Posts Tagged Mike Kittel

Small Town Talent Show Turns to Mayhem

Small Town Talent Show Turns to Mayhem

SMALL TOWN TALENT SHOW TURNS TO MAYHEM in

JEFFERSON TOWNSHIP SPARKLING JUNIOR TALENT PAGEANT

World Premiere Musical Comedy

 Park Square Theatre’s summer fare kicks off on the Andy Boss Thrust Stage with the world premiere of Jefferson Township Sparkling Junior Talent Pageant (June 14 – July 28, 2019), with book, music and lyrics by Keith Hovis. Described as Avenue Q meets The Book of Mormon with a little bit of Heathers mixed in, this newly created irreverent, hummable, and heartfelt musical reflects the quirks of small-town life. In 1997, a contestant died onstage and permanently ended the popular local talent pageant. Twenty years later, Frannie Foster Wallace still blames all her failures in life on losing out on the chance to become Jefferson’s Sparkling Junior Champion. That is, until she gets the chance for a rematch with the surviving contestants.

The work, which had its first stage of development as part of the 2017 Fringe Festival, will be directed by Park Square’s Laura Leffler. “When I saw Jefferson at the Fringe, I was elated,” says Leffler. “Here was this hilarious musical with a story that really is as heart-wrenching as it is heart-warming, and it was just shimmering with potential. There was this lightning energy in the room, and I wanted to bring that to Park Square. It’s been so rewarding to workshop the piece with Keith and the performers over the last nine months. The music is fun, catchy, and down-right gorgeous.”

The original cast of Zach Garcia (Travis Hernandez), Kelly Houlehan (Frannie Foster Wallace) , Ryan London Levin (Liam Ackermann), and Leslie Vincent (Valerie Hutchinson) returns in the new full-length version with added songs and plot twists. “When Keith and his cast came to the theatre a year ago to give our staff (most of whom are under 40, if not under 30), a sample of the script and a few songs, they laughed until they had tears in their eyes,” says Executive Director Michael-jon Pease. “We knew we had to take on this sweet story that speaks to today’s young adults. Regardless of generation, so many of us can relate to those moments when you feel like you’re not getting where you want to go in life and remember back to that ‘on top of the world/endless possibilities’ feelings of childhood.”

The production team for Jefferson Township Sparkling Junior Talent Pageant includes Ursula Bowden (Set Designer), Mike Kittel (Lighting Designer), Jake Davis (Sound Designer), Brian Pekol (Music Director), Antonia Perez (Choreographer), Foster Johns (vocal coach), Abbee Warmboe (Properties Designer), Tyler Olsen-Highness (FX Designer), Hannah Holman (Dramaturg), Rubble&Ash (Co-costumers), Laura Topham* (Stage Manager) and Jared Zeigler* (Assistant Stage Manager). Sophie Peyton is the Assistant Director. *Member, Actors Equity Association

Ticket prices: Previews: $25-$37. Regular Run: $25-$60. Discounts are available for seniors, military personnel, those under age 30, and groups. Tickets are on sale at the Park Square Ticket Office, 20 W. Seventh Place, or by phone: 651.291.7005, (12 noon to 5 p.m. Tuesday through Friday), or online at parksquaretheatre.org.   #PSTSparkle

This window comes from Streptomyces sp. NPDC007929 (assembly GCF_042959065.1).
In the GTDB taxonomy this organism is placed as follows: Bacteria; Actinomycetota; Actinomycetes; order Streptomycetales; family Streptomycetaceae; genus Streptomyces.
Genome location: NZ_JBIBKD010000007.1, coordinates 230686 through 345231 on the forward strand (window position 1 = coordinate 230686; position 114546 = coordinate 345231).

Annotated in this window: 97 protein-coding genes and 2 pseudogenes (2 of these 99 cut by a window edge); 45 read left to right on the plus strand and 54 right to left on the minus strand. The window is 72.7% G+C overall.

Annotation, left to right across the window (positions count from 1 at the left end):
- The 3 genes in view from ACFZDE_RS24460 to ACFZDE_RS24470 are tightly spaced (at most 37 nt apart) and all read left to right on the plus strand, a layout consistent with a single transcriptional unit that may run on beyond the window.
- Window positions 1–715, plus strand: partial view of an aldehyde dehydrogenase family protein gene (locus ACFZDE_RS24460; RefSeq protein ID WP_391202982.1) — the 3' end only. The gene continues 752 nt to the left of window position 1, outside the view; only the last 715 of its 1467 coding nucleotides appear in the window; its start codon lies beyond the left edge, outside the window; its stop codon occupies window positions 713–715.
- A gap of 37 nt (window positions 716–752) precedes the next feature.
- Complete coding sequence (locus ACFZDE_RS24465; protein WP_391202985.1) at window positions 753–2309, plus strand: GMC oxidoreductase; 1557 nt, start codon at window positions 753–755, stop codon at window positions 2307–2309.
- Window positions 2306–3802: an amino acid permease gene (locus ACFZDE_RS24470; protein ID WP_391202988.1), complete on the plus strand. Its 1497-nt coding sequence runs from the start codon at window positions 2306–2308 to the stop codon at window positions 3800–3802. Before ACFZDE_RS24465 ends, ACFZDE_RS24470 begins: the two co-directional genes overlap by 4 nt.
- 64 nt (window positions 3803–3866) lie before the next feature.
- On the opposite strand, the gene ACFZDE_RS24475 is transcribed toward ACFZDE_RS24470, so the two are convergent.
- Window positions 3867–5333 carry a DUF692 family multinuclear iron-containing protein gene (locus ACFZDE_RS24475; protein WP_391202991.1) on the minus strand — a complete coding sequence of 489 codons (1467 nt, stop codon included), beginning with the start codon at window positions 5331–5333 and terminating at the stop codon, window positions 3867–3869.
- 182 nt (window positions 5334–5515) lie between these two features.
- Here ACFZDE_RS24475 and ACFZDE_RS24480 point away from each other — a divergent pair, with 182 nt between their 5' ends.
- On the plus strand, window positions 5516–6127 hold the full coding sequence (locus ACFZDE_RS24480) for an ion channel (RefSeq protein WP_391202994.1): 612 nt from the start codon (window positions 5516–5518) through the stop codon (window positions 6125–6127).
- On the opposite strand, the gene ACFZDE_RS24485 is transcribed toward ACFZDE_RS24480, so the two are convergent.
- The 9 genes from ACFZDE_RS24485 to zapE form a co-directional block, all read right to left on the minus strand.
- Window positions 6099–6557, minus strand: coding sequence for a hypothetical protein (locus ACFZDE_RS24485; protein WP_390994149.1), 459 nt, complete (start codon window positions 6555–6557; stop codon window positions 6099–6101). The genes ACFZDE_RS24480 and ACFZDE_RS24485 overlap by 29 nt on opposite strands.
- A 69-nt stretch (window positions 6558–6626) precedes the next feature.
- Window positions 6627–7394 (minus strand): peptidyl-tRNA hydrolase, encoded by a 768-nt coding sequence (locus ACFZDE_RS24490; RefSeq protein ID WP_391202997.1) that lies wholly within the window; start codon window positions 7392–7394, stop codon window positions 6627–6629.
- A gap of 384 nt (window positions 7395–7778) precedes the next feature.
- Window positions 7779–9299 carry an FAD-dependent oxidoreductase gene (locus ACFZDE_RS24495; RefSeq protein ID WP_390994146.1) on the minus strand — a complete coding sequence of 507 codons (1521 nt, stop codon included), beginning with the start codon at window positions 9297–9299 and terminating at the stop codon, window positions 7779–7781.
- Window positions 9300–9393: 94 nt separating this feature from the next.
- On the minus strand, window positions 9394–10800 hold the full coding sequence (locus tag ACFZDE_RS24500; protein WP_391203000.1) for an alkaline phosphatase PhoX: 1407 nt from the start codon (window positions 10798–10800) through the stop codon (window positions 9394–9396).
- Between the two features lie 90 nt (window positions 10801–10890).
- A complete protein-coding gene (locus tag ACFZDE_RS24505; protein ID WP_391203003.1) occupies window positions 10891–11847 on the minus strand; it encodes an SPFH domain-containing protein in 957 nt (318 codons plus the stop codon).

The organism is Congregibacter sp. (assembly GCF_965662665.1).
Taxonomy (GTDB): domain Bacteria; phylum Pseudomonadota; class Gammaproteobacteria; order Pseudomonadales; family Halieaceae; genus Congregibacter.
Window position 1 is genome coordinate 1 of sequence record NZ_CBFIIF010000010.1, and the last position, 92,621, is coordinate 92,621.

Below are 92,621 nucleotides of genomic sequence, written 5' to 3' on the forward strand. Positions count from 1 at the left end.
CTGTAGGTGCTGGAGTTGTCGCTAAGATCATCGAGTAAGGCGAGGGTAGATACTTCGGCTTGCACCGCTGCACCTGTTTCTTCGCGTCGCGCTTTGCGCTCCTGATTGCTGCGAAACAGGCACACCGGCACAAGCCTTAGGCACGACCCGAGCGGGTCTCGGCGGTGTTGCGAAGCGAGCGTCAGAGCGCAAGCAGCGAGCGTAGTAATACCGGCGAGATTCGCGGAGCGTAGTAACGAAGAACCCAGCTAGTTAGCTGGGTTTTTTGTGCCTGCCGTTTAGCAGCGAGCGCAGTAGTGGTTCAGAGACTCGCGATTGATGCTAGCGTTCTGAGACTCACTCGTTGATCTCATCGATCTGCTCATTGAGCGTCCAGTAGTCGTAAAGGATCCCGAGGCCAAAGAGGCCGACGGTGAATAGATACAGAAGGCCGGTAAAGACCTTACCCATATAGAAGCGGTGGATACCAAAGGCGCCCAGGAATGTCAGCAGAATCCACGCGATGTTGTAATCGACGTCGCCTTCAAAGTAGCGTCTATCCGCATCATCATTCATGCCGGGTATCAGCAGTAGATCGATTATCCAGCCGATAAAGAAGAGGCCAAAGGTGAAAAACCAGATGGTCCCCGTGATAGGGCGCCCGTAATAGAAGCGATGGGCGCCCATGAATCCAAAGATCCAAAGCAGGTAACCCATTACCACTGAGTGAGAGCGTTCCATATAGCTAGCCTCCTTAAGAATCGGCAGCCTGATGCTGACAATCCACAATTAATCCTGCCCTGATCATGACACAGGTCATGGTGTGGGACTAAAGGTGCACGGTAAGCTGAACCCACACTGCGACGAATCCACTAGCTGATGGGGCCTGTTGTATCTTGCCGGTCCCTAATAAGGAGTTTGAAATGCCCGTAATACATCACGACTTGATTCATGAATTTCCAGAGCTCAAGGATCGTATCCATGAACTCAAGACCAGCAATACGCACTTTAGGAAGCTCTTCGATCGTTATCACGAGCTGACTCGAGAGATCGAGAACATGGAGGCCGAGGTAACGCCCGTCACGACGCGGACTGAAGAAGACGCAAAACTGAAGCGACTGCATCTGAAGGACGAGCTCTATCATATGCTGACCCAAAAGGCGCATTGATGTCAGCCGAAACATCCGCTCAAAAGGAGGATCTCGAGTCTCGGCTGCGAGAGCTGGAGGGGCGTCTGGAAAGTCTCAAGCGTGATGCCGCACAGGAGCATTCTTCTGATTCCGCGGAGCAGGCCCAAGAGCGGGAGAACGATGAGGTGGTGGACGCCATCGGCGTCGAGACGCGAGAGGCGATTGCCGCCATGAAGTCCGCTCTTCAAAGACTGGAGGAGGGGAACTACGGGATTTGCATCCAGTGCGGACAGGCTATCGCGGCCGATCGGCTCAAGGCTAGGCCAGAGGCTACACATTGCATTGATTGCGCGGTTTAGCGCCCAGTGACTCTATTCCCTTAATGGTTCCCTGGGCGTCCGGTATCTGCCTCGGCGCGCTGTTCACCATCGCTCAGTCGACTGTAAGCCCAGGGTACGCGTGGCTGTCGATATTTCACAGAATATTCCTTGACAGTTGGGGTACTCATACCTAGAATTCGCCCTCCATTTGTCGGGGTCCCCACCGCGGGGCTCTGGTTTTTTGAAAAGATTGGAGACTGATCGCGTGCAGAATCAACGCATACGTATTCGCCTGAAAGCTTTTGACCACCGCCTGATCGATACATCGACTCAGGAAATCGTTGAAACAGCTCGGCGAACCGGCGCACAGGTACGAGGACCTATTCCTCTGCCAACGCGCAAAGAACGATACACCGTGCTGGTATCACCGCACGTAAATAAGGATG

CALENDAR INFORMATION

Previews: June 14 – 20, 2019

Opening Night: June 21, 2019

Regular Run: June 21 – Jul 28, 2019

Tickets: Previews: $20-$37; Regular Run: $25-$60

PARK SQUARE THEATRE, 20 W. Seventh Place, Saint Paul

Ticket office: 651.291.7005 or www.parksquaretheatre.org

PHOTOS by Petronella J Ytsma parksquaretheatre.org/media/photos/

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PARK SQUARE THEATRE. 20 W. Seventh Place, Saint Paul. Ticket Office: 651.291.7005. www.parksquaretheatre.org

PRIME PRODUCTIONS brings the future to the stage.

PRIME PRODUCTIONS BRINGS THE FUTURE TO THE STAGE WITH MARJORIE PRIME AT PARK SQUARE THEATRE

 

Continuing their mission to tell more stories about women in their second act, PRIME Productions opens Jordan Harrison’s Marjorie Prime directed by Elena Giannetti, April 26, 2019 on the Andy Boss Thrust Stage at Park Square Theatre.

“Science fiction is here…Every day is science fiction. We buy these things that already know our moods and what we want for lunch even though we don’t know ourselves…”
– Tess in Marjorie Prime

Laura Stearns (left) and Candace Barrett Birk*. Photo By Joseph Giannetti.

It’s the age of artificial intelligence, and 85-year-old Marjorie – a jumble of disparate, fading memories – is living with her adult daughter and son-in-law, but also has a handsome new companion who’s programmed to feed the story of her life back to her. What would we remember, and what would we forget, if given the chance? In this richly spare, wondrous new play Harrison explores the mysteries of human identity and the limits – if any – of what technology can replace.

“Jordan Harrison’s elegant, thoughtful and quietly unsettling drama that keeps developing in your head, like a photographic negative, long after you have seen it…At some point, you realize that its been landing skillfully targeted punch after punch, right where it hurts.”
Ben Brantley, NY Times